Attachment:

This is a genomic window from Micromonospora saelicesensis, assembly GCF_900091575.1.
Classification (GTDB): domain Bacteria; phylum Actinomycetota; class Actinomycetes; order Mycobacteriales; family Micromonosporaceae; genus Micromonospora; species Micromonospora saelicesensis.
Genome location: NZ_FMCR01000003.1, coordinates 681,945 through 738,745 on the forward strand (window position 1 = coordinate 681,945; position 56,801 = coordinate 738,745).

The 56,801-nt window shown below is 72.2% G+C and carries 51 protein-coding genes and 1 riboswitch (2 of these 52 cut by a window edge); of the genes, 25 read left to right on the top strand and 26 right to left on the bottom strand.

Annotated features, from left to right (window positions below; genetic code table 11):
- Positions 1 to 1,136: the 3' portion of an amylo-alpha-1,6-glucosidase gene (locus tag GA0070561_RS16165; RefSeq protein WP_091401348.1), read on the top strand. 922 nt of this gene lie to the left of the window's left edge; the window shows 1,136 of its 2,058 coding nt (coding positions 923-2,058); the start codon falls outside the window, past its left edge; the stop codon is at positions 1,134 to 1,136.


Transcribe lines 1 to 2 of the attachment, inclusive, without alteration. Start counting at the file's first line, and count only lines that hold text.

This is a genomic window from Micromonospora saelicesensis, assembly GCF_900091575.1.
Classification (GTDB): domain Bacteria; phylum Actinomycetota; class Actinomycetes; order Mycobacteriales; family Micromonosporaceae; genus Micromonospora; species Micromonospora saelicesensis.